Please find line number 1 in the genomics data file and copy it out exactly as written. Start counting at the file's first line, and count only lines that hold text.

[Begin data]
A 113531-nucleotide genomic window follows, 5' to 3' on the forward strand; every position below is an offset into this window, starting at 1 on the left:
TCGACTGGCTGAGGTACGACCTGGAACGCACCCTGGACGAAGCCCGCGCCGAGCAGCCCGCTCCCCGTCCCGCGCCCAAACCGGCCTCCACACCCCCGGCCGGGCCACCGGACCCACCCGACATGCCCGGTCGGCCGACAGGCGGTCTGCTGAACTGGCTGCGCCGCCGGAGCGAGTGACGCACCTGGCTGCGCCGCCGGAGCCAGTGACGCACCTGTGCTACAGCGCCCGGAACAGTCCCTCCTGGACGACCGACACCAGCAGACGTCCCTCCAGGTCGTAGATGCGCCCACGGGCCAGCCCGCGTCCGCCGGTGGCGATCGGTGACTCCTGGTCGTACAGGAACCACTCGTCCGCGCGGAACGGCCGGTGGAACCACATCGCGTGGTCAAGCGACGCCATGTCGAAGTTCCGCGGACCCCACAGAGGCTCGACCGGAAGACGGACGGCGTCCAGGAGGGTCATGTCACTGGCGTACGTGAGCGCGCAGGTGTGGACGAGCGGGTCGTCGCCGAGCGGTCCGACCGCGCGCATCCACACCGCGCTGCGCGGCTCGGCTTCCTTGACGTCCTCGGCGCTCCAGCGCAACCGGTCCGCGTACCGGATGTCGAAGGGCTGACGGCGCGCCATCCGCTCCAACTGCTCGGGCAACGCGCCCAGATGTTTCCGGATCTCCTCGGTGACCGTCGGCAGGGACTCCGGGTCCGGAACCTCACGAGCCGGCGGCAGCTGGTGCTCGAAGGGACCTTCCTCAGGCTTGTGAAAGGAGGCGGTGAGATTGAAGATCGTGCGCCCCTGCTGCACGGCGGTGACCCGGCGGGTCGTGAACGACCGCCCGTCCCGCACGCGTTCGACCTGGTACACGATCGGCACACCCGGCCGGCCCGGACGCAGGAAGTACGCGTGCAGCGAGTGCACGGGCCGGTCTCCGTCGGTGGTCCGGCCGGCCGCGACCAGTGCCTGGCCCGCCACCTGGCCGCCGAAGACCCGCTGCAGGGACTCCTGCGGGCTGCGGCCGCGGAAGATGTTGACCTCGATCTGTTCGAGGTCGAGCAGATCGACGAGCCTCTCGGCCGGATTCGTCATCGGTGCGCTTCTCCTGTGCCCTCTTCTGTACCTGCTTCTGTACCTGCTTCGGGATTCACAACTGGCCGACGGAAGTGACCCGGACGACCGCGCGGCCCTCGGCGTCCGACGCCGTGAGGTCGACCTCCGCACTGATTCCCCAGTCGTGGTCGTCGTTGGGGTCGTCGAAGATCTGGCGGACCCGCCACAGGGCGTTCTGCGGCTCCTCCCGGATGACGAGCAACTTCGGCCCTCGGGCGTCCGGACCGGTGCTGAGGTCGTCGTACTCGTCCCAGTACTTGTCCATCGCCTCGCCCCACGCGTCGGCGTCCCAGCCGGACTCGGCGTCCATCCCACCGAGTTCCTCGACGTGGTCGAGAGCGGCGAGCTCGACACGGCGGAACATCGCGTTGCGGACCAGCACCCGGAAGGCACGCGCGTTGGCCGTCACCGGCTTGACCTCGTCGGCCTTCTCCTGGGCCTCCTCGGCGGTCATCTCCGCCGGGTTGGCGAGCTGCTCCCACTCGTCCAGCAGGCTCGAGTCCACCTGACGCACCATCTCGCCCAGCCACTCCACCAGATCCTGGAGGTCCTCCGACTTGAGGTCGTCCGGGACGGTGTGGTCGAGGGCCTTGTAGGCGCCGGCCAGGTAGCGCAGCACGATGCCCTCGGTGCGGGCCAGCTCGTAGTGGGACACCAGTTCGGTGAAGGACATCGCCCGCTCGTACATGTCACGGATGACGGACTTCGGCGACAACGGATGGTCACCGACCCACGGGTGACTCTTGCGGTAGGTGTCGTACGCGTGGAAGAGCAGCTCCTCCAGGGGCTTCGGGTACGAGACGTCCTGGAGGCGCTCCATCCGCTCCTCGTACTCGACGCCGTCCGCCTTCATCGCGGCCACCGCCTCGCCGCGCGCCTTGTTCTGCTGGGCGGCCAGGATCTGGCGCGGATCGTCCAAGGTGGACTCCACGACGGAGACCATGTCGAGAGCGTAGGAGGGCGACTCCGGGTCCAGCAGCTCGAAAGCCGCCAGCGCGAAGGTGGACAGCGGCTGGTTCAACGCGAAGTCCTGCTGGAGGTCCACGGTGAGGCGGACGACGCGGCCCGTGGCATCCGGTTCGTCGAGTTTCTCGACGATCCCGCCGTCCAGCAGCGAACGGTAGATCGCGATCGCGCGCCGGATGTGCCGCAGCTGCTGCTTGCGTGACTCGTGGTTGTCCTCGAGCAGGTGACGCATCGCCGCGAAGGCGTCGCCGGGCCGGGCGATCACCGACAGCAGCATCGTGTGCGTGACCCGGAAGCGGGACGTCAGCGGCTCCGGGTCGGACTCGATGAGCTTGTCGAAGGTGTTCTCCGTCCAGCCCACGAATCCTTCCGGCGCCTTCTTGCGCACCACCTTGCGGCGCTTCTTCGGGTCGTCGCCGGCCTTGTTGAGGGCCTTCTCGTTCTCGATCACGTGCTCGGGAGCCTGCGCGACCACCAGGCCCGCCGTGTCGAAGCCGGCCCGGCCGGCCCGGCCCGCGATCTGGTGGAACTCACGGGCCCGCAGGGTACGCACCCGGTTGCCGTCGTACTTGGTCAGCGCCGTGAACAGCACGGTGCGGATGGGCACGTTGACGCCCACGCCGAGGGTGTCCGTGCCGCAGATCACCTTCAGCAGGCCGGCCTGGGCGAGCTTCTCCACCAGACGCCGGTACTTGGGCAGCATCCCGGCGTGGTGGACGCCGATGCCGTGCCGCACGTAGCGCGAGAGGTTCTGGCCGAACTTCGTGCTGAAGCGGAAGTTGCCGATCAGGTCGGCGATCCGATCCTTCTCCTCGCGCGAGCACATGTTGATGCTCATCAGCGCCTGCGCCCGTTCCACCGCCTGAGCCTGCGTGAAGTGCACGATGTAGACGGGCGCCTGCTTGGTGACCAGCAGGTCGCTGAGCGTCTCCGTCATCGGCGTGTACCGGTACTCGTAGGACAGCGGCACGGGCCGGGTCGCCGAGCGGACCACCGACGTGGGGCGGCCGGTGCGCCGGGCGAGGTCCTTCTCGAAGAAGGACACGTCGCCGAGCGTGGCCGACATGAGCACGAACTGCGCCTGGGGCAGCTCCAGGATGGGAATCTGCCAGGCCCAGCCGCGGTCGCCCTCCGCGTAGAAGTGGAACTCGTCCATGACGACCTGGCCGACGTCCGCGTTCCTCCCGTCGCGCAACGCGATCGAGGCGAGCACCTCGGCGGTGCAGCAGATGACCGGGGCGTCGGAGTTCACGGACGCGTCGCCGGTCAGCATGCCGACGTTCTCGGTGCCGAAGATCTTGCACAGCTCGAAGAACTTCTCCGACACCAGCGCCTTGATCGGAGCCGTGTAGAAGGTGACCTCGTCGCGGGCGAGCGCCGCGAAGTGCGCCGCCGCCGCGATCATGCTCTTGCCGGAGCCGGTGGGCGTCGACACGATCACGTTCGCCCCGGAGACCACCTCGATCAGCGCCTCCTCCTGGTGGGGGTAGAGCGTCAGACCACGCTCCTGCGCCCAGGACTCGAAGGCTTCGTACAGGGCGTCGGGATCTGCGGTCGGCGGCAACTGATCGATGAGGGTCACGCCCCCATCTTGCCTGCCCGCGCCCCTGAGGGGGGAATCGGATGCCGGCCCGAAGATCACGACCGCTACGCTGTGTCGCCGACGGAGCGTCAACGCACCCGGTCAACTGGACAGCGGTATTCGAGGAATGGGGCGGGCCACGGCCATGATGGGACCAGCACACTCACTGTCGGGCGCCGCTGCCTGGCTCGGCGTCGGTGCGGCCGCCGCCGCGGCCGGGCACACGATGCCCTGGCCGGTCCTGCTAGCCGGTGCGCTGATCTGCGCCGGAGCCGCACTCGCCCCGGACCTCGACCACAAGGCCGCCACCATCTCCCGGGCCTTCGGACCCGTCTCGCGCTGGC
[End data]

A 113531-nucleotide genomic window follows, 5' to 3' on the forward strand; every position below is an offset into this window, starting at 1 on the left: